On Monday, May 25, 2009, address@hidden wrote:
Quoting Pedro Lopez-Cabanillas <address@hidden>:
> On Saturday, May 23, 2009, Louis B. wrote:
>> Thanks for the info. I have just update the wiki with information on
>> how to run fluid on a netbook. see
>> http://fluidsynth.resonance.org/trac/wiki/LowLatency. Please correct
>> it if it is wrong or you want to add anything else.
> "Also halving the sample rate with the flag '-r22050' helps a lot."
> I doubt the above advice would be beneficial for latency. On the
> contrary, running FluidSynth with a native sound card sample rate will
> give the better results, because reducing the sample rate requires ALSA
> to perform software interpolation (by the plughw: layer) to transform the
> buffers into the native frequency before sending it to the hardware. This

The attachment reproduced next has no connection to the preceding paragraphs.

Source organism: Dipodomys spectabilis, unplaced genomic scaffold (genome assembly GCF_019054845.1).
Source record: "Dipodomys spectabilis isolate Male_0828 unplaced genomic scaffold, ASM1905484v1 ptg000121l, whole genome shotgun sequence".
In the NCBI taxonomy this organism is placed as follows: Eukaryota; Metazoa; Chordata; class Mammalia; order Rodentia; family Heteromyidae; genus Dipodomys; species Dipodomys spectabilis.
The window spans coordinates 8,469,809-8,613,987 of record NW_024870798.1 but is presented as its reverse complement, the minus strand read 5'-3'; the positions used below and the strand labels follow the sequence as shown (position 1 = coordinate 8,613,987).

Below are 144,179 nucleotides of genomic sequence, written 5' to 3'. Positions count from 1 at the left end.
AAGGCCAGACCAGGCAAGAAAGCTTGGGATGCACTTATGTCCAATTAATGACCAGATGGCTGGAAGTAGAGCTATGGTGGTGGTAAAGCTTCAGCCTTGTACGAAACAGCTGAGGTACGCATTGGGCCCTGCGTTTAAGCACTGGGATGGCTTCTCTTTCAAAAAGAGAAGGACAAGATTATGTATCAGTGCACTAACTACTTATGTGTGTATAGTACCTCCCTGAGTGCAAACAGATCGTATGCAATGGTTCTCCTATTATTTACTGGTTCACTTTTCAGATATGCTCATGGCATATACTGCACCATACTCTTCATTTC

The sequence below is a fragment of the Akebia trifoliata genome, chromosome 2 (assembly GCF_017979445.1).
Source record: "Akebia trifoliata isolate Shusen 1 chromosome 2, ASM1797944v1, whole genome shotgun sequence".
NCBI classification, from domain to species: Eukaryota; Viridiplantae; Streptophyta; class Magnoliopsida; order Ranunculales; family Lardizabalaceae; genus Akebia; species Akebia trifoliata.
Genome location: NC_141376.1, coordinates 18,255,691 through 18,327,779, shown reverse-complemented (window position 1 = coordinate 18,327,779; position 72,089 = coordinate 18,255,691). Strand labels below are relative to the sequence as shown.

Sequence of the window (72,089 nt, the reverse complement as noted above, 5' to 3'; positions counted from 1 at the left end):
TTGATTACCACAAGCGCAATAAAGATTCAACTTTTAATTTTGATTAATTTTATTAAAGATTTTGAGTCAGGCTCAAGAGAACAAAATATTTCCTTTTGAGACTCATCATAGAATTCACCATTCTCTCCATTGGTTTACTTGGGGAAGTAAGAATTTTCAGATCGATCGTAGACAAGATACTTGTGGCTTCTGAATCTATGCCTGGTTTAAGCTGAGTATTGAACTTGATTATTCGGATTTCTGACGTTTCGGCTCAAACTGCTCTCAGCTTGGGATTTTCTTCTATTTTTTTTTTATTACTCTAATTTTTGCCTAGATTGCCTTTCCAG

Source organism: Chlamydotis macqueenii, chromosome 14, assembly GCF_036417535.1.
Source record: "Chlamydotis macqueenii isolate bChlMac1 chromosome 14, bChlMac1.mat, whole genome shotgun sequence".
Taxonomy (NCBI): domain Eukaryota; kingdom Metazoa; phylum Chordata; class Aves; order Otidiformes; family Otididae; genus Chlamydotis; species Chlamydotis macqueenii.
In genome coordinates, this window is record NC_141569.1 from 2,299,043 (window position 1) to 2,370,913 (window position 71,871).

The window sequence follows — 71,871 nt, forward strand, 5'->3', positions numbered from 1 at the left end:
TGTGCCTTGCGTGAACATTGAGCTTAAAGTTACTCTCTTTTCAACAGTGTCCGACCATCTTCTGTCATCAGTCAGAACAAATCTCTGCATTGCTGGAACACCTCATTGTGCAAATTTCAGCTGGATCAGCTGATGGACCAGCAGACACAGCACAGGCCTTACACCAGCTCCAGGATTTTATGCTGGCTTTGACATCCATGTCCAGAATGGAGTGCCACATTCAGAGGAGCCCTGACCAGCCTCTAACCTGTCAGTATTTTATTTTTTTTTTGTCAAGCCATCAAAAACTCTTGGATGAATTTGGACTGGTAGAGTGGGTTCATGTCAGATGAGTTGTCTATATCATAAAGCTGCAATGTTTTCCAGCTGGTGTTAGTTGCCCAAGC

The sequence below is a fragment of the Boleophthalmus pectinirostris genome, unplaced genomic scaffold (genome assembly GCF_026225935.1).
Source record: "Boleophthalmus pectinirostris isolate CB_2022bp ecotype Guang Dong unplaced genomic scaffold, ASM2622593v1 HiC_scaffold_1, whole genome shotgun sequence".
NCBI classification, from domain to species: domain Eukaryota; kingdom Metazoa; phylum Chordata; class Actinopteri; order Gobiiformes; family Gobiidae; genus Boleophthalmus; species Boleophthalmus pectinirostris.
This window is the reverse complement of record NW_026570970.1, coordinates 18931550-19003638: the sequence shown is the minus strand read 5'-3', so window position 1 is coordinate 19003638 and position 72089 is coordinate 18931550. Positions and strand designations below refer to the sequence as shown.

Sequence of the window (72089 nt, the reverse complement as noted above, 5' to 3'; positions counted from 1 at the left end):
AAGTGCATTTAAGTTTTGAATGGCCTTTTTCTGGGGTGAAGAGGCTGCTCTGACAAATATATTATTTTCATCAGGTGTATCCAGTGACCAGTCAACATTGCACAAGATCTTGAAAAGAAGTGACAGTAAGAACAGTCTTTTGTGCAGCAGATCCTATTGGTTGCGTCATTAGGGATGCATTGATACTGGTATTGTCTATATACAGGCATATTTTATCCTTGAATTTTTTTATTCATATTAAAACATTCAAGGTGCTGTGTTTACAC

> requires larger buffers and consumes CPU cycles. On the other hand, using
> the native frequency allows you to use the hw: interface directly.
> By the way, which netbook are we talking about? Which Linux distro?
If the system is running out of CPU and the sound card actually works
with 22050 natively, then it could help reduce CPU usage, thus
preventing CPU starvation. Another idea is to decrease
synth.polyphony in that case though.
Louis said that he is using an eeepc 901. According to my sources this device
has an integrated Intel HDA sound card:
The HDA cards allow only a very restricted set of native sample rates,
typically only above 44.1 KHz, so I found very improbable that sr=22050 is
natively supported. This can be verified compiling and running the attached
program. Here are some results obtained on my Asus laptop:
supported sample rates for hw:0,0 : min=44100, max=192000
$ ./alsa-rate dmix
supported sample rates for dmix : min=48000, max=48000
$ ./alsa-rate plughw
supported sample rates for plughw : min=4000, max=4294967295
$ ./alsa-rate default
supported sample rates for default : min=4000, max=4294967295
Note that "dmix", "plughw" and "default" are not native, they are software